To be the dean of a college and the chair of a department should be the pinnacle of any academic's career. The appointment suggests you are the leading professional, the one whose performance in the classroom is so exemplary that you have been given the responsibility of overseeing the work of the other academics (teacher-scholars). They will learn from your knowledge of the craft. The students for whom you are responsible are the seed corn of the future whose development will be enhanced by the time they spend in your care. You, indeed shape destinies, influence career paths, personal beliefs and social progresses.
That is the ideal, but alas, reality is rather different. After 33 years as a teacher and keen observer of administrations, I realize how matters have changed. Today's administrators (presidents, deans, department heads) must balance budgets, manage staff and students, negotiate contracts for services, and for maintenance of school grounds and facilities, as well as the demands and idiosyncrasies of faculty. Personally, I shall remember Ball State as a wonderful place inhabited by variegated people, some of them screwballs, but all of the with a love of learning. Administrators have to keep on top of a plethora of changes. Occasionally, they may enjoy the luxury of teaching. I am told that the greatest work of fiction in many schools is the head-teacher's diary, which at the end of the day bears no resemblance to what actually occurred.
No wonder too few people are coming forward to be administrators and head-teachers. The United States now faces, what I am told, its worst administrator shortage. Sometimes when a post is fulled in the department of other school units, the choice is from a range of candidates not entirely suitable.
So why become a head-teacher? Is it some masochistic streak that drives individuals who, despite all the job's red tape, still aspire to this position? Is it ego? Is it the need of power? There is still some element of the role that makes people feel the responsibility is truly worthwhile.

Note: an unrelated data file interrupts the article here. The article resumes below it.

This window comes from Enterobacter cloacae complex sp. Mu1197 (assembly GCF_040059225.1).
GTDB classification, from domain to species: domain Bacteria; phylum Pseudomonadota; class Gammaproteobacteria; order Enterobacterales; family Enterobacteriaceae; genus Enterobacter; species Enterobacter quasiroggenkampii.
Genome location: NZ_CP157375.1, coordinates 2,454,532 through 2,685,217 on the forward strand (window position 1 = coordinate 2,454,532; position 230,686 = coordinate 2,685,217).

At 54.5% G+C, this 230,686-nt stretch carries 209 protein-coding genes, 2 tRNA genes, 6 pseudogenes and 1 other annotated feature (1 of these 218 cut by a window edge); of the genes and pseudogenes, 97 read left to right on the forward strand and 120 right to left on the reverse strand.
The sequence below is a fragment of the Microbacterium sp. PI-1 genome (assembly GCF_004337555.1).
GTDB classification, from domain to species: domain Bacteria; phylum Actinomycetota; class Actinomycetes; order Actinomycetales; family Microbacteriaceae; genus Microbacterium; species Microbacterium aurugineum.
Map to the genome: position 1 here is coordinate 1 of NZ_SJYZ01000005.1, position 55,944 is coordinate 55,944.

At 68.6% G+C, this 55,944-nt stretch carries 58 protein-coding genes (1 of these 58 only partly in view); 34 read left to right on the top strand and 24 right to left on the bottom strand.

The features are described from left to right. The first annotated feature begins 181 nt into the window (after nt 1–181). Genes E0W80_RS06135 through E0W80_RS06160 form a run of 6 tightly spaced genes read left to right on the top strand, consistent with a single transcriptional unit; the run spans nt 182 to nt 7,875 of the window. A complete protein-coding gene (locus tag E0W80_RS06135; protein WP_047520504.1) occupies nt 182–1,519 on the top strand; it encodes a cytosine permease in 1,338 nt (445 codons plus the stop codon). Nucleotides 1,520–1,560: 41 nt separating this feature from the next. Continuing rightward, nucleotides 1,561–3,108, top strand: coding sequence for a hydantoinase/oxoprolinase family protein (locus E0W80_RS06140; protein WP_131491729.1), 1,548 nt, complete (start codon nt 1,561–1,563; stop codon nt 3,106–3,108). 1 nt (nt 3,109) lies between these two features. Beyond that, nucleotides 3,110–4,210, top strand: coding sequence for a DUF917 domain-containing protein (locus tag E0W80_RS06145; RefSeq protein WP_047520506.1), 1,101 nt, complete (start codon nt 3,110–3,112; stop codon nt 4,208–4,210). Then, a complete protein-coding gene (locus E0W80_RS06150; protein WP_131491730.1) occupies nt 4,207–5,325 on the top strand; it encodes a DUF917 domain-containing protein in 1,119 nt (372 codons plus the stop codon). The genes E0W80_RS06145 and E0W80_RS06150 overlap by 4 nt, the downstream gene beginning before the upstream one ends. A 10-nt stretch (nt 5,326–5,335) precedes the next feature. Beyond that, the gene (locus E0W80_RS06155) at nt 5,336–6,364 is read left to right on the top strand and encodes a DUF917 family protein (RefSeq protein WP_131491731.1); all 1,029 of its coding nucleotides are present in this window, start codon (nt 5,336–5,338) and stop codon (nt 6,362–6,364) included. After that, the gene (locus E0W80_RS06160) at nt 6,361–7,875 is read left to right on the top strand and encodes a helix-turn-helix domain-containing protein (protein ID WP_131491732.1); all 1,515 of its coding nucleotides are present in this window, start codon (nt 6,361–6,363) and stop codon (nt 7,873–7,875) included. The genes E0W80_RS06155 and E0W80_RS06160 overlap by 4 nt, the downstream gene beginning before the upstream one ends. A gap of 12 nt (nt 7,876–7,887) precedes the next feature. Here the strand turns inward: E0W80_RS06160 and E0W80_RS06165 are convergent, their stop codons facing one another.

Personally, I see the position as opportunity to serve others, honestly and honorably. Perhaps, no other job offers the rich rewards that come from knowing you have had a positive influence on the development of so many individuals. The rewards of teaching and service are not measured in the value of a paycheck - they are to do with interactions with people. There are wonderful moments when the seductiveness of the subject matter and the skill of the teacher mean everyone involved has learned something new.
We should reward our best teachers and administrators appropriately, but we must ensure that the most important focus remains the craft of teaching. Evaluation tables can breed complacency for some and despair for others. Positioning in the U.S. News and World Report annual best college table list should not be dependent on the caliber of an institution's intake. We have made the easily measurable important rather that the striving to make the important things measurable.
We need to continue to prepare our students so that they can embrace the many challenges ahead of them. We need to continue, especially, to prepare academics to embrace the challenges, as well as relish the satisfaction that comes from teaching and service-serving as administrators and running schools and departments-establishments whose outcomes are so fundamentally important to us all. Let us acknowledge this contribution (Dean Ronald Johnstone, College of Science and Humanities; Dr. John Barber, Head Department of History; and others) as it deserves and respects and values those who are prepared to fulfill the role of head-teachers for the sake of us all.
There is no better investment than education. The character of society and our very nature as individuals, largely depends on its breadth and quality.
Write to John at firstname.lastname@example.org